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[ Music ] >> My name is Charles Pasternak. I am an actor out of Los Angeles. I'm a guest artist here at the theater and I'm playing Marplot, the titular character in the Busy Body. There are two love stories between are two young ladies and our two young men and Marplot sort of is the go between. He goes between the two older households and each of the couples and he screws everything up. And in the wonderful, sort of restoration tradition, his name means what he is and he mars the plot time and again, but he really does mean well. And as a sort of deviation from the fought of the time, he, he's not a sort of sexual character and he's not involved in a sort of ridiculous wooing of his own. He is simply deeply obsessed with knowing every possible secret, which gets him into trouble and gets his friends and confederates into trouble as well. >> My role in the Busy Body is Miranda and my story is Miranda is an orphan and she is under protection of her guardian, who has all of her money and she doesn't get any of this money until she turns 25. She's 18 at the time of the play and she wants to marry who, a man she loves, Sir George and she can't do that without getting her fortune, which is hers, but right, by law, until she gets consent from her guardian. So she tricks her guardian into thinking she's in love with him - - >> You know my father's will says that I am not to possess my estate, without your consent, till I'm 25. Just subtract seven years, and make me mistress of my estate today, and I'll make you master of my person tomorrow. >> That may not be safe [laughter]. No Chargee, I'll give you some as an allowance. >> Bribe me with my own money. Which way shall I get out of his hands? >> Well, what art thou thinking on, my girl? How to banter with Sir George? >> I must not pretend to banter. Sir George knows my tongue too well. No, Gardee, I have thought of a way will confound him more than all I could say. >> How's that? Oh! I'm transported, I'm ravished, I'm mad [laughter]. >> It would make you mad at you all I'll not answer him one word, but be dumb to all he says. >> Dumb. [Laughter] Good. Excellent. Well, she's the wittiest rogue [laughter]. >> This play was written by Susanna Centlivre who was one of the most prolific and successful playwrights of the eighteenth century. I think it made a very big difference that she wrote as a woman. She took her own experience of marriage and marriage law, her experience as an actress on the stage, and her knowledge of the way that ideas about liberty and personal authority were starting to change. And I think all of those things come out in her comedies. [ Music ] >> One of my favorite asides is the one that you have in that first scene when you go out into the, when you go to the audience and I only remember the end of it, but it's about a woman finding a way to break them. >> Yeah. >> What is -- >> I'm talking about your father -- >> Yeah. >> At the time man make what laws he will, if there's a woman under his government, I warrant she'll find a way to break him. >> Every time I hear that line and especially the way that Charlotte is delivering it to the audience, I'm like this, not only that, but this woman is also telling you exactly how we're going to do this. Like, are you guys that dumb? We are laying it all out here at the very beginning. We're going to win. >> Yeah. >> To me, that moment really rings true that like yes, yes, this is a woman's voice. A strong, smart woman's voice, not just a woman trying to get back at a man or a woman trying to find love. It's to get what she feels that she deserves out of this life, out of this whole life. >> You get a best friend in those moments you are best friends with the audience member and you're sharing something personal for you that the rest of, the rest of these people don't understand. So it's a visceral connection that you make with the audience member and bring them into your story, but then having, you know hundreds of people there and finding a different person each time was like a really awesome acting experience as well, to be able to keep track of everyone and yourself and the story that's still going on. I love it and it's so great to see the recognition in the audience member face when you're speaking to them and yeah, a little secret between you is blossoming. >> Sir, Sir! >> The devil! Whisper here again, that fellow never speaks out. Is this the same or a new secret? Sir George, won't you ask Charles what news Whisper brings? [Laughter] >> Not I, Sir. I suppose it does not relate to me. >> Lord, Lord [laughter] how little curiosity some people have! Now my chief pleasure lies in knowing every body's business. >> The times that we get to speak to the audience in asides, in some ways I feel that those are those most mean moments too, where you actually get to drop out of the action that's on the stage and have, or at least attempt to have a connection, a true connection with somebody who isn't in the play's action with you. So I really appreciate the opportunity to not only play for them, but to them and with them in those asides. >> I hate a forth wall. The audience is the other character in the play. They're necessary. It would be stupid to perform in front of an empty house, so why do we pretend that they're not there? They're vital and so to play in a show in which it is so direct that we are addressing them and constantly opening up to invite them to be a part of the story. I mean it's helpful that it's a comedy. Always in comedy there will be more effect because the laughter is there and a sort of direct mark of your success or failure. That engagement is wonderful and it's exciting and I think that audiences love it. They can go to the movies. They could stay home and watch Netflix. What we can give them in the theater is an active experience with live people, in front of them. >> See Madam, a faithful servant kneels and begs to be admitted in the number of your slaves. >> Hold, hold, hold, no palming, that's contrary to articles! >> Keep your distance sir, or I'll write another article in your guts. >> A bloody-minded fellow [laughter]. >> She'll not answer me. Perhaps she thinks my address too grave. I'll be more free. View me well, Madam. Am I not a proper handsome fellow? Can you prefer that old, dry, withered, sapless log of sixty-five, to the vigorous, gay, sprightly love of twenty-four? With snoring only he'll awake thee, but I with ravishing delight would make thy senses dance. [Laughter] Not yet a word, sure she is dumb. Thus, would I touch thy beauteous hand, till by degrees I reached thy snowy breasts. >> Oh Heavens! I shall not be able to contain myself. >> What! Does she mean she won't answer me, or is she afraid yon' old cuff should understand her signs? I'll suppose your mind then and answer for you. First, for myself, that I love you is an infallible truth. Now for you. indeed, Sir, and may I believe it. As certainly, Madam, as that 'tis day light. How bless me with the music of your voice, and raise my spirits to their proper Heaven. Thus, low let me intreat. Rise, Sir, and since my guardian's presence will not allow me privilege of tongue, read this letter and rest assured you are not indifferent to me. >> Ha! what's that, a letter? >> Oh a letter, for me? [Laughter] Oh! Let me kiss it with the same raptures that I would do the dear hand that touched it. Now for some improvisation. Why, what's here? Dear Sir George, this Virgin Muse I consecrate to you, which when it has received the addition of your voice, 'twill charm me into desire of liberty to love, which you, and only you can fix. Oh [laughter] my angel! You transport me! The God of love has set the verse already and I'm inspired with a voice to sing it. >> I'm sure thou art inspired with impudence enough. >> Great love inspire him; Say I admire him. Give me the lover that can discover secret devotion from silent motion; Then don't betray me, but hence convey me. [ Music ] >> Inspiration for the design of Busy Body came from very early discussions with the director where he told me that we need to stick with eighteenth century scenery, which was kind of tricky because we do not really have visual records of scenery from eighteenth century. I came across some amazing material from different theater museums from Berlin, from Amsterdam, and a couple of others that really showed us the way that technology at the time worked. Pulley systems that they used, we used that, but created the movement of pulley systems. Stage left, stage right, we used track system. Now, to just show that kind of movement. Also, my favorite part of the set where the period [inaudible] upstage three of them and rotating at the same, when they rotate at the same time. It's just one of the best feelings that I had since I ever designed anything. And I think the audience responds to that and I doubt that most of our audience had a chance to see that kind of thing. I've never seen it. I've seen it in pictures and drawings, but never a live. So it's just an amazing experience just to know and exploring new things. >> The play started in 1709 and it had a good early run. If the play really took off in London when it moved to a theater called Lincoln's Inn Fields and that was around 1717. This theater, which we've used as our model for the set in this production of the Busy Body, had a lot of musicians on staff, it had a system of moveable flats that were grooved at would have allowed for the kinds of scene changes that we're using in this production. And all of those musicians came in handy when it was time to change the set because their music would cover up the sound of scraping as the flats came on and off. >> Every moment doth improve joy surprising. Now I meet nothing like love so charming sweet -- [ Music ] >> Sir, here's a couple of gentlemen enquire for you. One of them calls himself Señor Don Diego Babinetto. >> Señor Don Diego Babinetto! [Laughter] Admit him instantly. Joyful minute. I shall have my daughter married tonight. [ Music ] >> In the story, there's so many references to money and very incredible wealth and I think these costumes truly reflect that. It's amazing what they did with these costumes and that embroidery machine. Yeah and it totally helps put you in that -- >> Absolutely. >> Mindset. >> Every time period has a style and those styles are dictated by so many elements and the physicality is the center of it and it's about the costumes, which we were lucky enough to try on start working with early. It has to do with how people held their bodies. >> Oh man, the men's costumes. Well, I mean just like our costumes, they are absolutely stunning. They're beautifully constructed. The way Maryanne has almost color coordinated all of us so we all have hints of each other, both in what we're wearing to help the audience as well as, in my opinion, help me finding that connection with people on stage. I love it. I absolutely love it. I think all of them look fantastic. It's probably the most I've ever cared about their appearance. >> Yeah. >> All semester long. >> Clothing of the period, eighteenth century, kept people, I would say, more constricted. You know, if you've got a corset on, you certainly can't slump. It [inaudible], you're going to be more erect. I would contrast that with contemporary period in which we are less erect. Men wore waskets, so you certainly didn't want to rumple the wasket in anyway, so that would keep you more erect. >> When we have someone putting us in the costume, it's kind of a downer feeling your organs like shutting up into themselves and then again, it reminds you of how resilient these women were to still go after what they wanted while barely being able to breath. You know, a lot of restrictions put on them by their clothes and they're situation, but still finding ways to be graceful and enjoy yourself within the corset. >> They put these on us, what at like almost 7:30 at night. We're in them for maybe three hours and to think of women were in them all day. >> It's crazy. >> Eating, drinking, convert, like, going places, it was just -- I find that to be like resilience. And John also is a fabulous movement teacher. So he was so helpful in, in how we actually move about the space and I felt like it just, once we got the clothes on, we were like oh, I totally get it now. Like all of it made sense. Why he likes the movement to be a certain way and especially in those clothes, it all adds up and it all seems like that's the world. That was the world. >> And again, in the restrictions there is power. Like when I put on this costume, I feel powerful even though there, I mean your backed up too. Like there's like a reinforcement of your strength with this thing holding you in. I still, you know you feel sexy as well. >> Well, if you can't eat, then give me a song whilst I do. >> I have such a cold I can scarce speak, Sir, much less sing. How shall we prevent Charles coming in? >> Well, I hope you have the use of your fingers, Madam. Play a tune upon your spinet, whilst your woman sings me a song. >> Oh I'm as much out of tune as my Lady, if he knew all. >> Yes, Sir. I shall make excellent music. >> Really, Sir, I'm so frightened about your opening this charm, that I won't remember one song. >> Hang your charm. Come, come, sing anything. >> I cannot raise my voice, my heart pants so. >> What? Does your heart pant so that you can't play neither? Pray what key will you play in? >> I cannot play, Sir, whatever ails me. >> You sit down, and play me a tune, or I'll break the spinet about your ears. >> What will become of me? [Laughter] [ Music ] >> Hey, hey [laughter] why you are a top of the house, and you are down in the cellar. What is the meaning of this? Is it on purpose to cross me? >> Pray Madam, take it a little lower, I cannot reach that note nor any note I fear. >> Well, begin [laughter]. [ Music ] [ Laughter ] >> Music and singing. 'Tis thus the bright celestial court above, Beguiles the hours with music and with love. Death! Her father there [screaming], then I must fly -- >> Hell and Furies, a man in the bedroom! [Screaming] >> A ghost, a ghost! He must not enter the bedroom! [ Laughter ] >> The devil! I'll make a ghost of him I warrant you. >> Oh hold, Sir, have a care, you'll tread upon my Lady. This comes of your opening the charm. Oh, oh, [laughter]. >> I'll charm you, housewife, here lies the charm, that conjured this man in I'm sure on it. Come out you rascal, do so! [ Music ] >> My name is John Sipes. I'm the director of the Busy Body. I'm also responsible in this production for teaching the actors how to move in period style, in the period of the eighteenth century. >> John Sipes, our director, who is a movement expert in the truest sense and I would say one of the last around that has his kind of expertise on this kind of style. The specificity with which we get to work in this and with John is one of the truly great blessings. >> Clearly the movement in the eighteenth century was more formal. There was a certain degree of artifice to it. although the dancing masters constantly spoke about, about executing the artifice of the time of a kind of naturalness. So I think there was the sense of the vertical with moving with grace and ease and a kind of coordination that we may not have now. >> Oh, the devil, if he gets out before me, I shall lose him again. Come Sir, dispatch me the money, Sir. I'm in a mighty haste. >> Fool, take this and go to the cashier. I shall not be long plagued with thee. >> Devil take the cashier, I shall certainly have Charles gone before I come back again. [ Laughter ] >> The head is on top of the vertical neck, not stiff. The shoulders, they generally refer to the shoulders as being pressed back, which we don't speak about so much now, but at any rate it was to expand the chest and give a sense of grace and ease. We would move to the bow and rather than in restoration, where the foot would sweep around in a big circle, you know somewhat more effective in that period, to go backwards, in this century, eighteenth century we would just step back, which then allows the foot to be like so. Most of the guys were wearing heels, so they would've been off the ground, but you can see as I step back and if I keep my leg extended, the heel is off the ground somewhat, you also see my calf. Calves were very important at that point. One wanted to show a good leg and so if one is wearing hose, this would very much flex the calf so we would see a little bit more muscle in the calf. So first of all, the bow of this period, we step back and move forward. Now, a couple of options here, I like it particularly when the knees are slightly bent. I think that's a little bit more elegant. It engages the legs a bit more, you know the muscles are flexed here. So I think that's a little bit stronger and more manly, if you would. And the bow, the degree of the bow, the bending forward can vary according to the person and who you're bowing to. So I don't like to encourage a very deep bow, but we see Charles Pasternak as Marplot in our production do that quite a bit, but he's, he's more Faulk-like effective, so we've allowed that sort of thing to happen. The use of the hands, they can, the hands can be right at the side as I described or there's a gesture that we see very often and I think we don't often know where it comes from. It's this kind of gesture here. [ Music ] But it comes, the source is very interesting, it comes from kissing one's hand and then offering the hand to the person that you're bowing to. So in time, it's simply looked like this. [ Music ] So it has, it you know feels somewhat decorative, but when you know where it came from, I think, that makes a difference. Let's talk about curtsies. Most of the curtsies of that period would've been either in a first position like so or a second position. The feet could really be in any number of ways because mostly they were covered. So I prefer that the body, that the female just allow the body to sink like so and with a slight incline of the head like this. As opposed to this, which I think is not very elegant. You know, so it's just an easy descent like this with a slight incline of the head. Now, a curtsy that is far more elegant than what I just described, and it really is from a later period, but I do like to use it and it's like this; the leg goes all the way behind and we can go all the way to the ground like so. And that particularly when they're large skirts being worn is really, really quite beautiful. >> There is an element of merging the time of within it was written with the time within in which it's being performed. For example, you know young Charles and his Isabinda are two of our young lovers. In a scene where he sort of sneaks up to see her, they touch each other a lot. I think stylistically in period that would be wrong. I don't think they would and if they did, perhaps it's a little modern. I say that without criticism. I think they're scene is beautiful and I think it's a blending of the energy they brought into the room, of John's taste because he held them back on certain things, but allowed others. He wasn't obsessed with the conservatism of the time, but he also doesn't, it doesn't want to be modern. It's that beautiful, artistic blending that happens in the moment. We're doing this right now, with this audience, and this is the blend we find and sometimes you get it wrong, that's art and sometimes you get it right. I think we got it right. >> Then I and my fortune are free to go. >> Oh, Madam, my master and Mr. Marplot are just coming into the house. >> Undone, undone! If he finds you here, all my plots are unraveled! >> What shall I do! Can't I get back into the garden? >> Oh, no! He comes up those stairs. >> Here, here, here! Can you condescend to stand behind this chimney-board, Sir George? >> Anywhere, anywhere, dear Madam, without ceremony. >> Come, come, Sir. Lie close-- - >> I could not go, though 'tis upon life and death, without taking leave of dear Chargee. Besides, this fellow buzzed in my ears, that thou might it be so desperate to shoot that wild rake that haunts the garden-gate and that would bring us into trouble, dear. >> So, Marplot brought you back then. I am obliged to him for that, I'm sure [laughter]. >> By her looks, she means she is not obliged to me. I have done some mischief now, but what I can't imagine. >> Well, Chargee, I have had three messengers to come all the way to Epsom to my neighbor Squeezum's, whom for all his vast riches, is departing us. But Chargee, I'll be with thee tomorrow before those pretty eyes are open. I will, I will, Chargee, I'll ruse you, I faith. Here Mrs. Scentwell, lift up your Lady's chimney-board, that I may throw my peel in, and not litter her chamber. >> Oh, pray Sir, give it me. I love it above all things in nature, indeed I do. >> No, no, hussy. >> Hold, hold, hold, dear Gardee, I have a, a, monkey shut up there and if you open it before the man comes that is to tame it, 'tis so wild 'twill break all my china, or get away, and that would break my heart. For I am fond onto distraction, next thee, dear Gardee. >> Well, well, Chargee, I won't open it. She shall have her monkey, poor rogue. Here throw this peel out of the window. >> A monkey, dear Madam, let me see it. I can tame a monkey as well as the best of them all. Oh how I love the little miniatures of man. >> Be quiet, mischief, and stand farther from the chimney. You shall not see my monkey? Why sure. >> For Heaven's sake, dear Madam, let me but peep, to see if it be as pretty as my Lady Fiddle-Faddle's. Has it got a chain? >> Not yet, but I will make it one shall last its life-time. Nay, you shall not see it. Look, Gardee, how he teases me! >> Sirrah, Sirrah, let my Chargee's monkey alone, or Bamboo shall fly about your ears. What, is there no dealing with you? >> Pugh, pox of the monkey! Here's a rout. I wish he may rival you. >> Sir, they put two more horses on the coach as you ordered, and 'tis ready at the door. >> Well, I'm going to be Squeezum's executor. Better for thee, jewel. Bye Chargee, one buss! I'm glad thou hast got a monkey to divert thee a little. >> Thank, dear Gardee. Nay, I'll see you to the coach. >> That's kind, adod. >> Come along, impertinence. >> Egad, I will see the monkey now! [Screaming] Oh Lord, oh Lord! Thieves, thieves, murder! >> Dam'e, you unlucky dog! 'Tis I, which way shall I get out, show me instantly, or I'll cut your throat. >> Undone, undone! At that door there. But hold, hold, break that china! >> Mercy on me! What's the matter? >> Oh, you toad! What have you done? >> No great harm, I beg of you to forgive me. Longing to see the monkey, I did but just raise up the board, and it flew over my shoulders, scratched all my face, broke your china, and whisked out of the window. >> Was ever such an unlucky rogue! [ Music ]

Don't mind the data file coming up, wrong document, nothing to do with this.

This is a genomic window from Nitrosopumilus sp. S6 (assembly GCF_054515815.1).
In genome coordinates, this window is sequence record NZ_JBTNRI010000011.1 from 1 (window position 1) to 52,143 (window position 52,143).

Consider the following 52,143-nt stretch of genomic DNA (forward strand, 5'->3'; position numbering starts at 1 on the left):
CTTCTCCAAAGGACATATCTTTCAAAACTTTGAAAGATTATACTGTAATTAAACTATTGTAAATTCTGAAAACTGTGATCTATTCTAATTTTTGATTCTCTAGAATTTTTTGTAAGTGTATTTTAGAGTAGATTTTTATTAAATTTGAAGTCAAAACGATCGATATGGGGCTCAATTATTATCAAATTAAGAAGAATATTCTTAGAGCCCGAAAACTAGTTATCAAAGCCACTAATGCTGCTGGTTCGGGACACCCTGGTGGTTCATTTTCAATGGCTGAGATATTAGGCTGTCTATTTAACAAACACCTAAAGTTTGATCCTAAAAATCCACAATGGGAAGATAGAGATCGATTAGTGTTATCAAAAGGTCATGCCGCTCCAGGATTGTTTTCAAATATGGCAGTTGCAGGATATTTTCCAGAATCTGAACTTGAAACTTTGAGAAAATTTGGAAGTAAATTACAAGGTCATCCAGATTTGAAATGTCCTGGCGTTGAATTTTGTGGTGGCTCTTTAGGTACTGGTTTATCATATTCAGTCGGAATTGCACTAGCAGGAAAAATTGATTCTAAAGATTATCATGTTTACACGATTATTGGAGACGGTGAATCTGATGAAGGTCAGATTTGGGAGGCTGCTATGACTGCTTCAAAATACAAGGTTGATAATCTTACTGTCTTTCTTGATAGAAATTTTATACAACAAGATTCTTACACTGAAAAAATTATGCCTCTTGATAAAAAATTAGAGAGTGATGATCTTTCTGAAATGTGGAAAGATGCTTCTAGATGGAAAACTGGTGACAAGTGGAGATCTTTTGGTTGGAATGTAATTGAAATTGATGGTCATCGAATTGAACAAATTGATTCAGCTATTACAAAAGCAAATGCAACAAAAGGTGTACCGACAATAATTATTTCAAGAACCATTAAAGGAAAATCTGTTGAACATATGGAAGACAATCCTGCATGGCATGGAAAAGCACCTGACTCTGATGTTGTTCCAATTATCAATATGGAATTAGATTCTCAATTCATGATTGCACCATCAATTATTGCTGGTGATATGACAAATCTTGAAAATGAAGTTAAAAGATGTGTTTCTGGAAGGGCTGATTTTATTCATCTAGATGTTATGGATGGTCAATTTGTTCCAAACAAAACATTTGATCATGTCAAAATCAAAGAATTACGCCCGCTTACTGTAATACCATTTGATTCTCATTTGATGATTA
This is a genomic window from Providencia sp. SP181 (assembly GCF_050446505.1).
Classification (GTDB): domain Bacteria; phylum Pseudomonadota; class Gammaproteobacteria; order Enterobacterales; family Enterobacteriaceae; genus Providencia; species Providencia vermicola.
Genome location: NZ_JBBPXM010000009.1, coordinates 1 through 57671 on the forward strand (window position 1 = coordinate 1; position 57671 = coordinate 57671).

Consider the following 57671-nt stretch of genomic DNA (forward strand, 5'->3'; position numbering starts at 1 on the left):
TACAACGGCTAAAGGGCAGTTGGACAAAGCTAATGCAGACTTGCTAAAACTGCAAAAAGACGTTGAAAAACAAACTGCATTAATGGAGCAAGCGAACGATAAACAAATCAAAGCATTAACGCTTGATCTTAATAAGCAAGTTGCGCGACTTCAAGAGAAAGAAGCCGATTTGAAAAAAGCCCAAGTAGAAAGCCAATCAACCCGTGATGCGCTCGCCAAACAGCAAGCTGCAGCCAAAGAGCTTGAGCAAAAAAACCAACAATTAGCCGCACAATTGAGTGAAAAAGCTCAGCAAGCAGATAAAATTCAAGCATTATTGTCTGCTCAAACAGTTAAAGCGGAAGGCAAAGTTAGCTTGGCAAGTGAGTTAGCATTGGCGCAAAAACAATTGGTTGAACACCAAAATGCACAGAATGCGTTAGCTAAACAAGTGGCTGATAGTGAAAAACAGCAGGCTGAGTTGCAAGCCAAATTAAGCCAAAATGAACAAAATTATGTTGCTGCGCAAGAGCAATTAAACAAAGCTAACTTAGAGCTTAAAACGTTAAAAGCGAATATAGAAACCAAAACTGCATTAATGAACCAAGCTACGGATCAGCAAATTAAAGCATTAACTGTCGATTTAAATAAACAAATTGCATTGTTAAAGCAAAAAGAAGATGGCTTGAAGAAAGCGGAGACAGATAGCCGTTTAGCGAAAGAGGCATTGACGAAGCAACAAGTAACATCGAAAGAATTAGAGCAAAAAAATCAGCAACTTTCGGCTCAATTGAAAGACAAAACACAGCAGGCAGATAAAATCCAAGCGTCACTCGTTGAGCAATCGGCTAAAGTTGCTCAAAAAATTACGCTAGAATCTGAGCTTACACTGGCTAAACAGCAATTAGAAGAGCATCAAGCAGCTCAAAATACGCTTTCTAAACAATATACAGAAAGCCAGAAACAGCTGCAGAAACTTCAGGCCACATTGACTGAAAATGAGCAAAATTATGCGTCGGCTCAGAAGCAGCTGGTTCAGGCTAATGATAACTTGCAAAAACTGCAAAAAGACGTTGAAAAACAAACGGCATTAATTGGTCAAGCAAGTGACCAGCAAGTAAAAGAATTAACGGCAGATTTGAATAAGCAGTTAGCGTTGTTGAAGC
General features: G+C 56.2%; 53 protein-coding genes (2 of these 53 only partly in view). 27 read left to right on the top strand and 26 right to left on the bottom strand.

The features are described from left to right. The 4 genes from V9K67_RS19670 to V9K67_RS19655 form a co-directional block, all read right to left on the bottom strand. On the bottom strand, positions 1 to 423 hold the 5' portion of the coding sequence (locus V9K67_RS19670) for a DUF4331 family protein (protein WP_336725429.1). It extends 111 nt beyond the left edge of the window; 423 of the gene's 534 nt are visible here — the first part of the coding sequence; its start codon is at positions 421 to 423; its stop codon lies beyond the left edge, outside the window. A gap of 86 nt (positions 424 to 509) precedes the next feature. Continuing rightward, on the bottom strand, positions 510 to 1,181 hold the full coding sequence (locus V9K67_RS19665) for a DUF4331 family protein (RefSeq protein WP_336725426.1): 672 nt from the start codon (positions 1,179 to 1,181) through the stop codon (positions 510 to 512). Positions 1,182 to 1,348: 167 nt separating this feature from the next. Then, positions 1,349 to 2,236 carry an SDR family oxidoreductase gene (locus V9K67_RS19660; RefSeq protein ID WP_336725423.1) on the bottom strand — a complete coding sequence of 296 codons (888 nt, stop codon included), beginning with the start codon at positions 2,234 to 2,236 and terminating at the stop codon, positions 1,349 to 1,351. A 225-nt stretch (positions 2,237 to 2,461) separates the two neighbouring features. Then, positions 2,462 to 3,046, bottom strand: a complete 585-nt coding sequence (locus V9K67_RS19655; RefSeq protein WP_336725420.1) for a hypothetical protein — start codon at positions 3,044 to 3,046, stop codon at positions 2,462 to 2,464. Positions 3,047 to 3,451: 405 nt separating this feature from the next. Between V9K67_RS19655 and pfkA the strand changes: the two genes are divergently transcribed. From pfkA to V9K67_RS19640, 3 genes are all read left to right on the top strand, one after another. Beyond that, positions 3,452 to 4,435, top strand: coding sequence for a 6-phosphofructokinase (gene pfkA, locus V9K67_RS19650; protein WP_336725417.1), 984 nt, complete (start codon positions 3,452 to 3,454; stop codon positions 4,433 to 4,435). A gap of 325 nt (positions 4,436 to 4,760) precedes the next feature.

In 1728 Franklin and Hugh Meredith conspired to start a newspaper that would compete with Andrew Bradford and his The American Weekly Mercury. Franklin mentioned their intentions to a journeyman seeking employment named George Webb. Samuel Keimer in turn learned from Webb about Franklin and Meredith's enterprise and labored to launch his own newspaper, Pennsylvania Gazette before Franklin and Meredith. The first issue of Keimer's Gazette appeared December 24, 1728. Franklin describes the events in his Autobiography of Benjamin Franklin (1791):